Agreements: medical examination form, authority to sign, stand-down and more

Cases

Agreements: medical examination form, authority to sign, stand-down and more

Recent decisions of federal courts and tribunals relating to enterprise agreements include employer’s medical examination form — reasonable requirement; At least two employees required; Employer’s agent had authority to sign; Voting properly managed; Stand-down without pay not permitted; and more.

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Recent decisions of federal courts and tribunals relating to enterprise agreements include:


Employer’s medical examination form — reasonable requirement
 
The Fair Work Commission (FWC) held that the plain meaning of the clause was clear without ambiguity: employees who elect to attend a medical practitioner of their choosing must use pro-forma provided by the employer and return completed form to the employer. The employer had the prerogative to alter the pro-forma medical examination form. The employer’s concern was whether employees were fit for work and complied with safety standards. The purpose of the clause was to establish the process for employees to be medically assessed so that the employer could be satisfied of their fitness to operate mobile equipment.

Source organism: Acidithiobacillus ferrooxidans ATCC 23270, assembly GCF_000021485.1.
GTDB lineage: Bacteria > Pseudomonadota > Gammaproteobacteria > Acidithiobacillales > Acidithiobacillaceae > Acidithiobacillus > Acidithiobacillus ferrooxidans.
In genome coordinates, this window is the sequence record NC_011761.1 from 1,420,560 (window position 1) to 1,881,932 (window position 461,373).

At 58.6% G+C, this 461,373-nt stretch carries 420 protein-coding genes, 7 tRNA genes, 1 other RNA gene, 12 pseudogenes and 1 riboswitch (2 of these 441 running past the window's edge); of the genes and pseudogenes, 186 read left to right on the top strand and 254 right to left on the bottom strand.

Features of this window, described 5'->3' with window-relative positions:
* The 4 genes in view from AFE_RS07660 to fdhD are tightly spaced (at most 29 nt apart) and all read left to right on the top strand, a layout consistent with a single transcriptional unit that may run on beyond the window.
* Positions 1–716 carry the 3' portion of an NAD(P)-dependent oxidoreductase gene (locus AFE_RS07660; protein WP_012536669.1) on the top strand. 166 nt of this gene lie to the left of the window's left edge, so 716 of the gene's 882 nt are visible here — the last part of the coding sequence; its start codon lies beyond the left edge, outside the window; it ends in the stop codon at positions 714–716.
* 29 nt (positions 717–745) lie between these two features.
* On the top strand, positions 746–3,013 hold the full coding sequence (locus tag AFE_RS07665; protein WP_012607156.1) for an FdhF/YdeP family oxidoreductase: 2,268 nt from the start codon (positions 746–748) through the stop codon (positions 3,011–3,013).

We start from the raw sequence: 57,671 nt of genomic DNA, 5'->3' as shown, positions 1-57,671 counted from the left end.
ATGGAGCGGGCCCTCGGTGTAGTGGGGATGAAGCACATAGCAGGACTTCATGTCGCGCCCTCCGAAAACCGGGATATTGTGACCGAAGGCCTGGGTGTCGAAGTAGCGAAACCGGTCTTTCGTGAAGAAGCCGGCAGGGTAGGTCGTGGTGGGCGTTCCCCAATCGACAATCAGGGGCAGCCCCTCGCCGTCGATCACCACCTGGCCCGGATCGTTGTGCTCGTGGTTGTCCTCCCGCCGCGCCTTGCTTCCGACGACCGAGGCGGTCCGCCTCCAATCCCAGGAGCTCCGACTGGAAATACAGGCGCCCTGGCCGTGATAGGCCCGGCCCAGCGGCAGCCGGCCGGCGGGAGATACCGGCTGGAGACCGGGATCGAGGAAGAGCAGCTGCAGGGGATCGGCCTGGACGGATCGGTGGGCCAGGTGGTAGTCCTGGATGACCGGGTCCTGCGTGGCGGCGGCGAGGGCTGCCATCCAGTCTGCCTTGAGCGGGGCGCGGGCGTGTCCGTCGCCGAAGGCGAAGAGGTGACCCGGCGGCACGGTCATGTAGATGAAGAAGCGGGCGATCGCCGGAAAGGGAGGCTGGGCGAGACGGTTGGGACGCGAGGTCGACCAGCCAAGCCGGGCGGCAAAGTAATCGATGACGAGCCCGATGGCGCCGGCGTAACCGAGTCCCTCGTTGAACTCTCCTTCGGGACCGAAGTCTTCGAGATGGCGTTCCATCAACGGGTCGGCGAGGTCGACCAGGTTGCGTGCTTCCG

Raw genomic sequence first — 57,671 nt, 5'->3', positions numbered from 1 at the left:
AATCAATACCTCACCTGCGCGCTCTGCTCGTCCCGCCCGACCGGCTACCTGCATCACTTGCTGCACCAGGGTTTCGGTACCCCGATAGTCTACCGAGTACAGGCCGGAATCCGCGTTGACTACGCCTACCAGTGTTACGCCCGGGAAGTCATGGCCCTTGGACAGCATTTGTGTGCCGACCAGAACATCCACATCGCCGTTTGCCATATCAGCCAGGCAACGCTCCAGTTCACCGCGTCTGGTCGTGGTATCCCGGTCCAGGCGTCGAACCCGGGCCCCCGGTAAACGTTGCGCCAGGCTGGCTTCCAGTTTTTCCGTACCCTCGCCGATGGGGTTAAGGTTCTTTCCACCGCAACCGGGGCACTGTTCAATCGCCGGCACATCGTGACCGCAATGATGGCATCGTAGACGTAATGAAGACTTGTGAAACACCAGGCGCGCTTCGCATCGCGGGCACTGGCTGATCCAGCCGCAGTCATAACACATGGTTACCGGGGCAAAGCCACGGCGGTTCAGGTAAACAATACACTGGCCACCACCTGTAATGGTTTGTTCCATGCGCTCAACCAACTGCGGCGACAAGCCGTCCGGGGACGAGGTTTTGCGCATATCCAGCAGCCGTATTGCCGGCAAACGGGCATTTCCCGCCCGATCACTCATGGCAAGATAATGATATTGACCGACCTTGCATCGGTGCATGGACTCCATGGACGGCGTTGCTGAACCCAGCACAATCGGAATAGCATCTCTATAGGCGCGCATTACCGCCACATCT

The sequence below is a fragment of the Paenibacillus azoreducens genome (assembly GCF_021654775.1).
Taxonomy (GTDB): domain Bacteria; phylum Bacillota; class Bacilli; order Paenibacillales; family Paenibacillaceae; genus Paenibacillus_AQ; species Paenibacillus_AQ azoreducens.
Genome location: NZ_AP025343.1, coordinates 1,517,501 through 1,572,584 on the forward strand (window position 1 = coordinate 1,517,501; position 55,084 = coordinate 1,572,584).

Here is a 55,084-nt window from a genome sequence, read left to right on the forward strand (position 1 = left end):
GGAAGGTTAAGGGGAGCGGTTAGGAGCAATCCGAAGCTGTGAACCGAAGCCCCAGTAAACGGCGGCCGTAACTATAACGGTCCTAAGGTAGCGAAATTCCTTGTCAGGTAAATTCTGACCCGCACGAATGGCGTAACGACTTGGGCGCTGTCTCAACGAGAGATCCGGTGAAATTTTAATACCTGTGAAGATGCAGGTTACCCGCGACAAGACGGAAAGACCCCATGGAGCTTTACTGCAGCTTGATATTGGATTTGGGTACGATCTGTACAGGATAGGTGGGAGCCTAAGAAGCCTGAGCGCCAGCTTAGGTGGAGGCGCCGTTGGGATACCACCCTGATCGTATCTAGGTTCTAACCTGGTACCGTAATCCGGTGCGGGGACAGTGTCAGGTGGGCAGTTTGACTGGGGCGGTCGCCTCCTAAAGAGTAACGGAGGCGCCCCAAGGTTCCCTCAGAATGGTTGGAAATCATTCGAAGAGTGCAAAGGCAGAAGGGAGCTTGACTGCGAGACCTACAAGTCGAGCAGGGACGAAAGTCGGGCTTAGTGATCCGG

The Australian Workers’ Union v Alcoa World Alumina Australia Limited [2013] FWC 674 (12 February 2013) 
 

 
At least two employees required for enterprise agreement
 
The Fair Work Act 2009 was amended in late 2012 with a new requirement that at least two employees are required for the making of an enterprise agreement. Because there was only one employee in this matter, it was not a no valid application.
 
Dean McFarlane Welding P/L and AMWU Geelong Area Agreement 2011–2014 [2013] FWC 1669 (18 March 2013)
 

 
Employer’s agent had authority to sign agreement
 
A Full Bench of the FWC held that the Deputy President possessed the power to provide relief from the rules and exercise of such power and this was reasonable in the circumstances. The Deputy President had sufficient basis for approving agreements having regard to statutory requirements and the reasons for approval were provided and were adequate in the circumstances.
 
Kaizen Hospitals (Malvern) Pty Ltd T/A Malvern Private Hospital; Kaizen Hospitals (Mountain District) Pty Ltd T/A Melbourne Eastern Private Hospital [2013] FBFWC 1846 (26 March 2013)
 


Voting on agreement not properly managed
 
The employees on the Worsley project clearly were entitled to vote and the expectation that Worsley employees would soon finish employment did not justify declining to give them opportunity to vote. Had the coverage clause been drafted in a manner consistent with the Act, Worsley employees would have been entitled to participate in negotiations and vote. This consideration went to compliance with the pre-approval steps required and whether the agreement was validly made. Consequently, it was wrong to accept that it was appropriate to exclude these employees.
 
Appeal by Communications, Electrical, Electronic, Energy, Information, Postal, Plumbing and Allied Services Union of Australia and Ors against decision of McCarthy DP of 6 November 2012 — Re: MI&E Holdings P/L Western Division Enterprise Agreement 2012 [2013] FWCFB 2142 (18 April 2013)